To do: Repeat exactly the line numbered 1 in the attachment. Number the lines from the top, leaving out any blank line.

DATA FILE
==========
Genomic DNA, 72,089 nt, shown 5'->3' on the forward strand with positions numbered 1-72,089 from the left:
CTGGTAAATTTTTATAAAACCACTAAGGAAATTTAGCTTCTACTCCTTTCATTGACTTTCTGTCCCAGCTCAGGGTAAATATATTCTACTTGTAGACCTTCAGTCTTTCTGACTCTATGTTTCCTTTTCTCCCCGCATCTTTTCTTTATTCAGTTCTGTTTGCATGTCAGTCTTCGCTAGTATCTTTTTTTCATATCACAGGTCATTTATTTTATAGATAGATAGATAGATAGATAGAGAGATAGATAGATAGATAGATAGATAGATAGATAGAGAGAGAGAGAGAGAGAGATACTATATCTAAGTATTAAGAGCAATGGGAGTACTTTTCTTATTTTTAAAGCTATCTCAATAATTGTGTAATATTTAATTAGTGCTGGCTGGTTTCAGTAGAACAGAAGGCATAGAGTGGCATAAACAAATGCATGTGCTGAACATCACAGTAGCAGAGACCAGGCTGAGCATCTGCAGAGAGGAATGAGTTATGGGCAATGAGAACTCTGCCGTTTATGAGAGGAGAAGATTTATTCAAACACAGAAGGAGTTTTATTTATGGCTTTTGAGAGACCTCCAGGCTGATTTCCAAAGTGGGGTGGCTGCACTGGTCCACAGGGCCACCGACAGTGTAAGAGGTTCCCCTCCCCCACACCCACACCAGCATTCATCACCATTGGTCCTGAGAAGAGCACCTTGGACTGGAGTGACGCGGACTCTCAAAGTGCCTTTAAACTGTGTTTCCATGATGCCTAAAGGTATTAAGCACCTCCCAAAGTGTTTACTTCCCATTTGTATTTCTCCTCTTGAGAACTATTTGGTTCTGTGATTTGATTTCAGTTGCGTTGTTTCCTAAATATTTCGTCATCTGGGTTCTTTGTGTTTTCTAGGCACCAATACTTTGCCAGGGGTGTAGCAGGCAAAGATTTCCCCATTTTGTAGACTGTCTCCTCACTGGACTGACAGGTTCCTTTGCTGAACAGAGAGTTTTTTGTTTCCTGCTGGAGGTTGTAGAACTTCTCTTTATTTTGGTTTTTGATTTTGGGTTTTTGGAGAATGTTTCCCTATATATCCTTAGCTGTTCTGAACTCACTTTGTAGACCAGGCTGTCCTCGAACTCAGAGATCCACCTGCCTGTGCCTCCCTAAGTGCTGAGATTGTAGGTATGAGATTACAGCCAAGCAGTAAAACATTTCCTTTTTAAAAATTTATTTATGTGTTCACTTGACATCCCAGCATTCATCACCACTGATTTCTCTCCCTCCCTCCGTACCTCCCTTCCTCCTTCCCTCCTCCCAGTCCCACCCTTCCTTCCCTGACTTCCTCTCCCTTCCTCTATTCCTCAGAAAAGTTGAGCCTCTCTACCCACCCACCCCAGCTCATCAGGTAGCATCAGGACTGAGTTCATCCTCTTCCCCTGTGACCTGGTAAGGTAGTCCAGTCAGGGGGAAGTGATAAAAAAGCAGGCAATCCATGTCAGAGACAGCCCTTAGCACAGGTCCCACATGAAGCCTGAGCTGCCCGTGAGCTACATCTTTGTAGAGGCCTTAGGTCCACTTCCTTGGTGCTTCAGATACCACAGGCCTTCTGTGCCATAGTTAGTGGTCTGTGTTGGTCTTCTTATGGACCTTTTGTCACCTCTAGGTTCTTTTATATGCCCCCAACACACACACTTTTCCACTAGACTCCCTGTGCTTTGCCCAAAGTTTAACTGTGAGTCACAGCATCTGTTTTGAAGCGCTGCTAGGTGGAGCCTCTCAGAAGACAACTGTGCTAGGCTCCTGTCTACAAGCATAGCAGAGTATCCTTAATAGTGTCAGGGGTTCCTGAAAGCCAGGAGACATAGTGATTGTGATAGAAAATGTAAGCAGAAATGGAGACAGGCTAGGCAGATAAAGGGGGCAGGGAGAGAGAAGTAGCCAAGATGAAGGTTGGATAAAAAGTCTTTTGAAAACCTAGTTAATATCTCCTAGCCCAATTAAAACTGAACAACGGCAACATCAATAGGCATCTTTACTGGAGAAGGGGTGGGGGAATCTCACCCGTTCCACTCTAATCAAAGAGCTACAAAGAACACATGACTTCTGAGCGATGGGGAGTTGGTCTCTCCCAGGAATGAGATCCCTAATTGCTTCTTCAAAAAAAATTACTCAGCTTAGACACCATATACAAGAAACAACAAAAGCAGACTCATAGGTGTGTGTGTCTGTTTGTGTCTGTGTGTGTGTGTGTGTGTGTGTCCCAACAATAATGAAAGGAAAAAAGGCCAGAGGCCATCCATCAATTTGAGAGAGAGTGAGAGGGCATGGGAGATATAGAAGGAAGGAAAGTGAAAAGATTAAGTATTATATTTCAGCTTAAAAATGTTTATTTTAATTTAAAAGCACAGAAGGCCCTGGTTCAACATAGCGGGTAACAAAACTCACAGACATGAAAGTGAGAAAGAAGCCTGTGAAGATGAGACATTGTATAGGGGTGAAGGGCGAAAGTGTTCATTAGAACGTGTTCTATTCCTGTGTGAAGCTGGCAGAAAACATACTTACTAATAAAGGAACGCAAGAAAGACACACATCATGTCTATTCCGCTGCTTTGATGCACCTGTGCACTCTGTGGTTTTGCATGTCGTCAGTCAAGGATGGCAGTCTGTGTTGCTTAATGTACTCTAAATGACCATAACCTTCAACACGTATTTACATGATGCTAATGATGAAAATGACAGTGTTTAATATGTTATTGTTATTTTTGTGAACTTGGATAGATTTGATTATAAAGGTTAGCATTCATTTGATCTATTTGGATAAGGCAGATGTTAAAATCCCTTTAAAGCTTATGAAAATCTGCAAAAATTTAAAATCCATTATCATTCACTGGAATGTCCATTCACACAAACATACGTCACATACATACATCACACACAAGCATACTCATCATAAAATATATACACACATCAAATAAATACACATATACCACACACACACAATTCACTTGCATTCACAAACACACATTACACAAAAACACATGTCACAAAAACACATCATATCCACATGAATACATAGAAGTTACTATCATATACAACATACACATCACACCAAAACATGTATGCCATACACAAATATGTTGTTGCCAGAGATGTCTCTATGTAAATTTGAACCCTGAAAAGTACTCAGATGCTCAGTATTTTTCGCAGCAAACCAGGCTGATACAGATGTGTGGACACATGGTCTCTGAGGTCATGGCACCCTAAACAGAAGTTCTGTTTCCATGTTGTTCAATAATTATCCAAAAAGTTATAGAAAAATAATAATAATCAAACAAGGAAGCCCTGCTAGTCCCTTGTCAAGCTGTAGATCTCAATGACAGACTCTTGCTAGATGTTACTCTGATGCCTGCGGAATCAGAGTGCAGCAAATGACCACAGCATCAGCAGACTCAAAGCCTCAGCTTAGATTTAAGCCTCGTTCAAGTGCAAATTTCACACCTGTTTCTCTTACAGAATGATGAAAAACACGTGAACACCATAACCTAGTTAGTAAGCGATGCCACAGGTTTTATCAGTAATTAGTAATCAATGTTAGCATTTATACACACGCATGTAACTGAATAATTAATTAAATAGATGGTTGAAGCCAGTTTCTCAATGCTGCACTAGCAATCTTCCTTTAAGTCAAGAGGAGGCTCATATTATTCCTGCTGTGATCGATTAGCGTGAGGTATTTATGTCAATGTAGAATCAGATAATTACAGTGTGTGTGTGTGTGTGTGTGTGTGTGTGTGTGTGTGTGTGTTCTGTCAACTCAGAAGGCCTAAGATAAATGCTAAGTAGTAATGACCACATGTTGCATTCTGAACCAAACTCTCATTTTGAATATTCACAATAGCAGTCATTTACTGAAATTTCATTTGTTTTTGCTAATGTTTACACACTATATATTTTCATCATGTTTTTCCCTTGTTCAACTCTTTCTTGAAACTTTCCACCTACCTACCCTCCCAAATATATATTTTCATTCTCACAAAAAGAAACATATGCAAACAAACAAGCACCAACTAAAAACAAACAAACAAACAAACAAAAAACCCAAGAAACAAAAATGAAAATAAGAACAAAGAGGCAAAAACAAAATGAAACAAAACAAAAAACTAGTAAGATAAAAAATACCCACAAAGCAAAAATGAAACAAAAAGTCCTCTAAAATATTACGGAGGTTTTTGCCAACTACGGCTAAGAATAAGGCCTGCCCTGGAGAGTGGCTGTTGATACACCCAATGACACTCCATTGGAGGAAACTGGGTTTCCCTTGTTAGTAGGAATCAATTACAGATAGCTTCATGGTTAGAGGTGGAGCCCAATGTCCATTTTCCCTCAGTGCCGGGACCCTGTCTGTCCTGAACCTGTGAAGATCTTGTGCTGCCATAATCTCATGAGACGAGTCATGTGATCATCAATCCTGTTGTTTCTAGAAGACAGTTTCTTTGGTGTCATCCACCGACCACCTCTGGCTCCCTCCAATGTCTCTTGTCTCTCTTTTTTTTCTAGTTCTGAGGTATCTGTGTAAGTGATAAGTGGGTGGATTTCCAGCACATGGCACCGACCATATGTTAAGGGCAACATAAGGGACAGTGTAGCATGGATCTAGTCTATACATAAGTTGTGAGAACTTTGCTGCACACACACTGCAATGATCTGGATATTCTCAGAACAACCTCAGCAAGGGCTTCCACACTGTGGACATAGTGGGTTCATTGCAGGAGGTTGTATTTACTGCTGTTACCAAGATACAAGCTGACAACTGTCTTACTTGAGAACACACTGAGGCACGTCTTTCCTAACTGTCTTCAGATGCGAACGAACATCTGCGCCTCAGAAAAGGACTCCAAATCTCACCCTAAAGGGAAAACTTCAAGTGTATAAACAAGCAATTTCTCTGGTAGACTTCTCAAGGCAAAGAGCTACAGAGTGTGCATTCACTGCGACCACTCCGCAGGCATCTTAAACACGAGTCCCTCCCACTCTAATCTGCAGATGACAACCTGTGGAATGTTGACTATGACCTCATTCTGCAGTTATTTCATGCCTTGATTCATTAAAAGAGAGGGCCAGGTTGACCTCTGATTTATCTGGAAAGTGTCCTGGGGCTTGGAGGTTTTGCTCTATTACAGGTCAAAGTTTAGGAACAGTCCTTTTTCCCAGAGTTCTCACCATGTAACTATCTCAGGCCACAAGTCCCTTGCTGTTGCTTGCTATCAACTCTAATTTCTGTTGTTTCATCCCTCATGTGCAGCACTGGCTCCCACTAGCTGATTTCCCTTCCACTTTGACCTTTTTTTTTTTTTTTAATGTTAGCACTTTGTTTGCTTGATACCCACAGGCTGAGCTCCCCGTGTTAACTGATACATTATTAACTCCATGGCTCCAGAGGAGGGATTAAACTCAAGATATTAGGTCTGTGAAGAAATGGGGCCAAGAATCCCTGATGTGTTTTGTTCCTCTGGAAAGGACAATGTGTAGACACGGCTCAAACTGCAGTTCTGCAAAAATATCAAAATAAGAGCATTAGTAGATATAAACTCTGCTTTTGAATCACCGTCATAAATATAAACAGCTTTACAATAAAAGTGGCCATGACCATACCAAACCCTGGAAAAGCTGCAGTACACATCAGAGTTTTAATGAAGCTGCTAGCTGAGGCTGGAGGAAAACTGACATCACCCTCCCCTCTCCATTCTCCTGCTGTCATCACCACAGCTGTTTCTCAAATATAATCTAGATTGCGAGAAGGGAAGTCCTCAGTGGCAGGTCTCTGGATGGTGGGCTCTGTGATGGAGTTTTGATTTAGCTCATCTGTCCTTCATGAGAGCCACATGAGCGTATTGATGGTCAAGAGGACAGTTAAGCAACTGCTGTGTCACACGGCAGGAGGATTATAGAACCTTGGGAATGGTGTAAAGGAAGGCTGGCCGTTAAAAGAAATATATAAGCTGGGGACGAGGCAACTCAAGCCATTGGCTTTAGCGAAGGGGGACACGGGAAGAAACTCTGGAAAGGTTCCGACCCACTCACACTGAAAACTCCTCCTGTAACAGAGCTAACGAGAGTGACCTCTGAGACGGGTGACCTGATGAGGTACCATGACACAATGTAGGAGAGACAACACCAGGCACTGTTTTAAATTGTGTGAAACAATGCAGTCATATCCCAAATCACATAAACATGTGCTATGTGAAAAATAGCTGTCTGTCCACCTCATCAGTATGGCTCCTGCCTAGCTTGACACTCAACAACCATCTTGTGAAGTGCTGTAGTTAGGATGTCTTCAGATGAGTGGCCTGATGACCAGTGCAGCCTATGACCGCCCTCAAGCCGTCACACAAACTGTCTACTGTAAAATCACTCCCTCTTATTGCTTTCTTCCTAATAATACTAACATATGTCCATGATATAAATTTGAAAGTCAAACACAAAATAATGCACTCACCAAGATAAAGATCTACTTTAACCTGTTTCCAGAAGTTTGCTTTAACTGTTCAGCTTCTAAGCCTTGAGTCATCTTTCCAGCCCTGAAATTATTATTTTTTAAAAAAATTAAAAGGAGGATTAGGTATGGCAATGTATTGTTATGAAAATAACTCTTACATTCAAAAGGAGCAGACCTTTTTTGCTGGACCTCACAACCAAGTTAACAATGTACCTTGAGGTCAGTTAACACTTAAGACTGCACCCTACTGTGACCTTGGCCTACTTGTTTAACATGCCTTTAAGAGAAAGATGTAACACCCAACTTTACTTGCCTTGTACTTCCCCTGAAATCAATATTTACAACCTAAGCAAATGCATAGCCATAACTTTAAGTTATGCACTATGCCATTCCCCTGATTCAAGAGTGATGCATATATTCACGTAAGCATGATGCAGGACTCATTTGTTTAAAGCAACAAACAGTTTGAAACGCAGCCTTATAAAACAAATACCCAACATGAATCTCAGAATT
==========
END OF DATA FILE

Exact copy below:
Genomic DNA, 72,089 nt, shown 5'->3' on the forward strand with positions numbered 1-72,089 from the left: